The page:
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UK-Impact of CFS/ME

Discussion in 'General ME/CFS News' started by Nielk, Sep 15, 2011.

  1. Esther12

    Esther12 Senior Member

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    Yeah - CBT is like surgery, it can be useful, but you don't want to be used as a guinea pig!

    It's easy to slip in to condemning 'CBT', instead of making it clear that one is only condemning specific aspects of how it has been used for CFS - I think that this can make us seem unreasonable to those who misinterpret what we're saying.
    WillowJ likes this.
  2. floydguy

    floydguy Senior Member

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    Sorry I disagree I will continue to bash CBT. I am of the camp that if you give up that inch the psycho-babblers will take a mile.I really can't believe at this point in time people think that CBT can make a difference in the root causes/dysfunction of ME. Deep tissue massage relieves some symptoms for me but I don't think it has any chance of making me better. I see CBT in the same way. Maybe it helps some people "feel" better but it's not addressing any root causes.
  3. Esther12

    Esther12 Senior Member

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    CBT can be useful for the root causes of some anxiety problems, and can be helpful for some patients with (for example) cancer, without affecting the root causes.
  4. floydguy

    floydguy Senior Member

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    So can't massage. The difference with cancer is nobody thinks that anxiety is the root cause of the disease.
  5. Esther12

    Esther12 Senior Member

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    Right - but that doesn't mean that massage is useless, and patients who seem relentlessly opposed to being offered massages are likely to come across as unreasonable.

    I understand what you mean, but I think that it's a simplification which often makes CFS patients seem unreasonable to others. The issues and problems that surround CFS are really complicated, so it's easy to feel trapped in a Catch-22: i) Explain yourself fully and carefully and you'll have a lump of text which no-one will read or ii) simplify things in way which can be misunderstood and used against you - particularly given the prejudices which many already have about CFS patients.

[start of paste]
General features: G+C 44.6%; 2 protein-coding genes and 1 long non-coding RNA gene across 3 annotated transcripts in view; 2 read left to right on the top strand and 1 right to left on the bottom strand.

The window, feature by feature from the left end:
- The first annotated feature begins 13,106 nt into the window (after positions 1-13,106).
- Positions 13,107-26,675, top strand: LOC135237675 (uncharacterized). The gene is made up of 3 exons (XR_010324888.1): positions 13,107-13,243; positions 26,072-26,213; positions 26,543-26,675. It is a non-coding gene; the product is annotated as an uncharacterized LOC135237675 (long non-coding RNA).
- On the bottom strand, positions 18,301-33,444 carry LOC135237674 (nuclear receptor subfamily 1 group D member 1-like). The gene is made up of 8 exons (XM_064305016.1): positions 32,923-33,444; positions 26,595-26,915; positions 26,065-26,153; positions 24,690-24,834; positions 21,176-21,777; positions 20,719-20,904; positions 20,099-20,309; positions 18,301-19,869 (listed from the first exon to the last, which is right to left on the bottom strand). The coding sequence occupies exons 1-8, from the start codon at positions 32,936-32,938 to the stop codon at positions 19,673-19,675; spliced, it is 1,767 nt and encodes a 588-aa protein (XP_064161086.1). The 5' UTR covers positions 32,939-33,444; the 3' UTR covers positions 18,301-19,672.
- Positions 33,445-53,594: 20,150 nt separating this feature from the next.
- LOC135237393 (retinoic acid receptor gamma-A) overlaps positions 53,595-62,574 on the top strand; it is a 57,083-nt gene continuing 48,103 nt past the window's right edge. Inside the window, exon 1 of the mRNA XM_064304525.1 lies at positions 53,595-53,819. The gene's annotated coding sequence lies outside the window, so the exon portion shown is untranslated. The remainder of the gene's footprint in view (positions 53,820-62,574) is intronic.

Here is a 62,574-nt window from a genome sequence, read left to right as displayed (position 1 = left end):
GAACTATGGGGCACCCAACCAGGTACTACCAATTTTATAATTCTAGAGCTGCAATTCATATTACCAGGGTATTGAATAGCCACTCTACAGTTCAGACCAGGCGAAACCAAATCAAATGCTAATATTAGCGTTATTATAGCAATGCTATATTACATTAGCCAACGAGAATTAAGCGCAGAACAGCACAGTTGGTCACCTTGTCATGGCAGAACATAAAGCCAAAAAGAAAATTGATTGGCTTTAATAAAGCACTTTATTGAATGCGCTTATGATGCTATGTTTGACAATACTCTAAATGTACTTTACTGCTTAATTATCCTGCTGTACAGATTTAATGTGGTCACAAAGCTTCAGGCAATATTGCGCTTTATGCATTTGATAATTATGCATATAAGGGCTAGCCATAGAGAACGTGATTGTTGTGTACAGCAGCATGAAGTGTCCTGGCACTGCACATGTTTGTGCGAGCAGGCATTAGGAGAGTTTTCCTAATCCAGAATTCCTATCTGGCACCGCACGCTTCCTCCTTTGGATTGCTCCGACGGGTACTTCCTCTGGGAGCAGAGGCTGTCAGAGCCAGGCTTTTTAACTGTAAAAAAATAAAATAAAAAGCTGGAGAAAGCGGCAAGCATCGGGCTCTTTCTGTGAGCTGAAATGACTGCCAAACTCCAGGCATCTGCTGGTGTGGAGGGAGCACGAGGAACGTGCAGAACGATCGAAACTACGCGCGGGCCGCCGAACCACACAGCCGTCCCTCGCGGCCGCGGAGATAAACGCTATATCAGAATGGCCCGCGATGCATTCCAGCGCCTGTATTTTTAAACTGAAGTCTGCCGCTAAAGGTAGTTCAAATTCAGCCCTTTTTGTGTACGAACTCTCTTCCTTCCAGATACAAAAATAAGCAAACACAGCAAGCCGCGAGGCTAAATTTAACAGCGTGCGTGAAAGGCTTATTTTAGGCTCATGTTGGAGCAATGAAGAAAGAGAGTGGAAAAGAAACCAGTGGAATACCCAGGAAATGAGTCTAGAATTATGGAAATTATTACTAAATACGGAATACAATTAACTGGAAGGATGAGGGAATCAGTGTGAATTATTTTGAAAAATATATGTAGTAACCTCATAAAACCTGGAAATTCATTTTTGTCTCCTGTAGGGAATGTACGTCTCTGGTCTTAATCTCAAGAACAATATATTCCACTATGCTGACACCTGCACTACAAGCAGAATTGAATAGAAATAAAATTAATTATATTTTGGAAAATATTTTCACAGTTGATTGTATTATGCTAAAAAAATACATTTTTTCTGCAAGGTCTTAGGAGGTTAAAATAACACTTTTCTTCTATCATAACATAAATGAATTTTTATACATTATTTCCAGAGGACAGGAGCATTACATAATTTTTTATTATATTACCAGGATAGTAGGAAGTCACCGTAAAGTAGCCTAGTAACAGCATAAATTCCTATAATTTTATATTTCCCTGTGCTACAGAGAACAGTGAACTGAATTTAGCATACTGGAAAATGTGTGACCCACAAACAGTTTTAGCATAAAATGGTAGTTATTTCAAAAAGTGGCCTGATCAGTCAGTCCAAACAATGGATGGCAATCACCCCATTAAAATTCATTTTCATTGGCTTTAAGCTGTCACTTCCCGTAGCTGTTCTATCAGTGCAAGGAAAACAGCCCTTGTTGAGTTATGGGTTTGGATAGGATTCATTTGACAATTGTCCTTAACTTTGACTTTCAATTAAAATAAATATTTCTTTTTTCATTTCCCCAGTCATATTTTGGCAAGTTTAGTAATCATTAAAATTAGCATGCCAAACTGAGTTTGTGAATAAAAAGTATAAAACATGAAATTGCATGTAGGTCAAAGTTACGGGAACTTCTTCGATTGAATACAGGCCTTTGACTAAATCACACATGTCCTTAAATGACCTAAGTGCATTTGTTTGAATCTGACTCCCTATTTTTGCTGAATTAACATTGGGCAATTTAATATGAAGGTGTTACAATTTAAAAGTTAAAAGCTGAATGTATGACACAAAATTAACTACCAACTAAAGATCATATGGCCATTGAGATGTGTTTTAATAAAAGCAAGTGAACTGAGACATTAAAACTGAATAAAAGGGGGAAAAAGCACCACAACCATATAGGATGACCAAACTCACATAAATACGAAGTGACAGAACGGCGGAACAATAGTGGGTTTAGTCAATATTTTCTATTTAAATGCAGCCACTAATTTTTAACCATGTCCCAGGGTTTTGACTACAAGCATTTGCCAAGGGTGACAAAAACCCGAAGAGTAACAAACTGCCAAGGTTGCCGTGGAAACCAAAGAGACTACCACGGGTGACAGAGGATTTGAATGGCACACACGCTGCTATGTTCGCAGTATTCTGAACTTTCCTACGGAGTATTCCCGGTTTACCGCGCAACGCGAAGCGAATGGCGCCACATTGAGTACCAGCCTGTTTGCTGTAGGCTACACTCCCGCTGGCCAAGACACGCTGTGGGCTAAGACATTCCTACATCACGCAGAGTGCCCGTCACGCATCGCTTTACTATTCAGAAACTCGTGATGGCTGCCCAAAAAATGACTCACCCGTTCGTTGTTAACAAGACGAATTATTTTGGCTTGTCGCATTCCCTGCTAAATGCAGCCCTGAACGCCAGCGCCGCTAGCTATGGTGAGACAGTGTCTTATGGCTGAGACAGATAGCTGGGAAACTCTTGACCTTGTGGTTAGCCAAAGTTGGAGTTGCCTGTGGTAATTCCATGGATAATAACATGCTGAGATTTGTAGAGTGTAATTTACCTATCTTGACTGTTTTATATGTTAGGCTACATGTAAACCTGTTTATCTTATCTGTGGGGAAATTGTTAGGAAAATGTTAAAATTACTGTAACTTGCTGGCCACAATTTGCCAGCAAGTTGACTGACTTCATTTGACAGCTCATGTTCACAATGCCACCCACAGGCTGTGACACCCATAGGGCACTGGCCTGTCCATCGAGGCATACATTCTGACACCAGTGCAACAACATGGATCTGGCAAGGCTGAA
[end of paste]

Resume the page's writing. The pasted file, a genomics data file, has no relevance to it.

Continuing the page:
6. floydguy

    floydguy Senior Member

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    If patients don't have stiffness/back pain and don't think massage would be helpful, then I am not going to give a damn that others think they should receive it any way. We seem unreasonable to others because they think we're tired and depressed and are refusing our CBT which will bring us back to normal. I don't think it's any more complicated than that.
  7. Firestormm

    Firestormm Senior Member

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    Greetings,

    Did y'all see the local TV News coverage of this report by any chance? http://www.meassociation.org.uk/?p=8088

    'Data were available for 2,170 patients, of whom 1,669 (76.9%) were women. Current employment status was recorded for 1,991 patients (91.8%), of whom 811 patients (40.7%) were currently employed and 998 (50.1%) had discontinued their employment because of fatigue-related symptoms.

    Older age, male sex, disability, fatigue, pain, and duration of illness were associated with cessation of employment. In a multivariable model, age, male sex, and disability remained as independent predictors.

    Total productivity costs among the 2,170 patients due to discontinuation of employment in the years preceding assessment by a specialist CFS/ME service (median duration of illness = 36 months) were GBP49.2 million.

    Our sample was equivalent to 4,424 UK adults accessing specialist services each year, representing productivity costs to the UK economy of GBP102.2 million. Sensitivity analyses suggested a range between GBP75.5-GBP128.9 million.'

    Unfortunately, the Press Release from the Science Media Centre contained a prevalence figure for CFS/ME of 2.6% equating to some 1.3 million adults in the UK aged over 15 years.

    This is CRAZY data. The 130 million is based upon 4,424 adults of working age. The TV News graphic showed the same cost against 1.3 million adults of working age (the 2.6% prevalence) assumed to have CFS/ME. NUTS!

    For years we have been told that in the UK the prevalence TOTAL (including children) was 250,000. And yet now it is 1.3 million (adults)! INSANITY!

    I did tell the reporters when they came a calling, but they obviously went with the Press Release from the Science Media Centre anyway. Needless to say I have requested that SMC explain how their prevalence figure of 2.6% (I am assuming the decimal point is in the wrong place) came to be.